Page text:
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Page added on February 25, 2015

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Saudi’s Naimi says oil demand growing as prices stabilise


Saudi Arabia’s Oil Minister Ali al-Naimi said on Wednesday that oil demand is growing and markets are calm, in some of his first public comments since the price of crude rebounded from a near six-year low.

Oil crashed by 60 percent between June and January to a post-2009 low of $45 a barrel, with losses accelerating after OPEC decided in November to hold output at 30 million barrels per day to try to preserve its market share.

International benchmark Brent has since recovered to around $60 a barrel as energy companies have slashed investments in future production, and as the number of drilling rigs operating in the fast-growing U.S. shale patch has fallen.

“Markets are calm now … demand is growing,” Naimi said on the sidelines of a conference in the port city of Jizan, southwest Saudi Arabia.

Naimi was the driving force behind OPEC’s policy shift at its November meeting, when the group decided not to cut output. He suggested on Wednesday he is satisfied with how the move has played out, saying the market needs a period of stability.

“I don’t like to talk about oil because we want calmness,” Naimi said when questioned by reporters.

“We don’t want anything that creates volatility in the market.”

A senior Gulf OPEC delegate said on Tuesday that prices around $60 a barrel are “OK for now”, despite talk from members Nigeria and Ecuador of the possible need for an emergency meeting before the group’s next scheduled gathering in June.

The 12-country group’s decision sent oil prices sinking to levels not expected even by core Gulf OPEC producers, who had blocked other members’ call for a cut. But there are signs the strategy of letting prices fall is beginning to take effect.

Earlier this month OPEC sharply increased its forecast for demand for its crude this year, in a move some say vindicated the group’s policy.

Other OPEC members are still struggling with the effects of lower oil prices, however, after growing used to oil averaging more than $100 a barrel between 2011 and 2013.

While many Gulf members are insulated from the price fall by large cash reserves, members including Venezuela, Nigeria and Iraq face a severe budget squeeze.

Ecuador’s President Rafael Correa said on Tuesday oil prices are “unnecessarily” low



4 Comments on "Saudi’s Naimi says oil demand growing as prices stabilise"

  1. Plantagenet on Wed, 25th Feb 2015 12:04 pm 

    Oil prices will stay low as long as there is an oil glut. If the Saudis are right, then demand is growing and we are now moving towards the end of the oil glut.

  2. Davy on Wed, 25th Feb 2015 12:13 pm 

    Planter you need to hitch up with Marmie and show me some Freddy porn that actually shows real growth then I will bow down and kiss your Glut.

  3. Speculawyer on Wed, 25th Feb 2015 4:10 pm 

    Now if anyone wants to divine a conspiracy theory to the Saudi’s motivation not to reduce production . . . this could be it. Let the oil price drop for 6 months or so in order to keep people addicted. Let the consumers go out and buy SUVs and trucks that will last 17 years which they’ll have to fill with gasoline to continue to drive.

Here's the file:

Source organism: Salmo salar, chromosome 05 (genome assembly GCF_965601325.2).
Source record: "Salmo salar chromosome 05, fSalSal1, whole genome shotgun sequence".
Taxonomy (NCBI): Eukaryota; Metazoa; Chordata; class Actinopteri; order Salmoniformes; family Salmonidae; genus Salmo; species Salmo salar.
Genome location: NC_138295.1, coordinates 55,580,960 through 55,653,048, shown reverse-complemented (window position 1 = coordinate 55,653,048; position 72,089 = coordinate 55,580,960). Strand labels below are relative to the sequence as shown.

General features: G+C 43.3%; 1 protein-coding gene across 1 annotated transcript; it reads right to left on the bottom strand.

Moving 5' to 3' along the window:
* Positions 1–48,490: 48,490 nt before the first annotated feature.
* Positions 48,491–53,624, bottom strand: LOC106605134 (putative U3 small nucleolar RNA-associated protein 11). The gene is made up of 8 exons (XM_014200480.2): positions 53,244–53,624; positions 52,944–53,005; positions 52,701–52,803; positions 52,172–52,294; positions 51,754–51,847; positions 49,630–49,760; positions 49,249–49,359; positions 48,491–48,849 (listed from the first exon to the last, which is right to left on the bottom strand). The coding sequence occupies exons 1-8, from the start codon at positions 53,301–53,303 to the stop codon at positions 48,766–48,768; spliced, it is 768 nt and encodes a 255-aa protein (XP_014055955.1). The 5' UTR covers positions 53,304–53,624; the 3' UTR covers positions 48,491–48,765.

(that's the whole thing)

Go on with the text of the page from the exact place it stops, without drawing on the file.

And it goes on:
Every drug dealer knows that free samples are a great way to get new customers.

  4. GregT on Wed, 25th Feb 2015 8:48 pm 

    “In his 2013 book, Conspiracy Theory in America, author Lance deHaven-Smith traced the term “conspiracy theory” back to a CIA propaganda campaign that was designed to discredit doubters of the Warren Commission’s fake search into who assassinated President Kennedy in Dallas. In this light, the use of this pejorative term is obviously a tactic to shame and humiliate those who saw through the ulterior motives of the commission, and thus effectively censor out or even banish anyone who questions official government accounts.”

    “why do so many average American citizens prefer to think that our government would be telling the truth about the events that led America into a series of military misadventures and the current quagmire that never ends?”

    “Admittedly, many citizens have been effectively brain-washed and many have been too busy, too distracted, too exhausted, too TV-addicted, too mesmerized by entertainment or sports to have even bothered to look at the abundance of evidence that overwhelmingly disproves much of what the powers-that-be want us to believe about world or domestic affairs.”

    “There are many citizens who may be cognitively unable to separate truth from fiction and have succumbed to the continuous barrage of the Big Lie propaganda that is so rampant in the media (with no balancing information allowed that would expose the real truth). In other words, many good folks simply believe what they have been told. Without good information, it is hard to see clearly.”

    “Lack of critical thinking skills and borderline intelligence can be factors in accepting untruths as can just being unable to think clearly because of the chronic use of brain-altering psychiatric drugs or mind-altering illicit drugs or alcohol.”

    “Many Americans only get their news and opinions from pseudo-patriotic, pro-corporate sources, which operate under water-tight political agendas that prohibit the publication of any information that would expose official secrets.”

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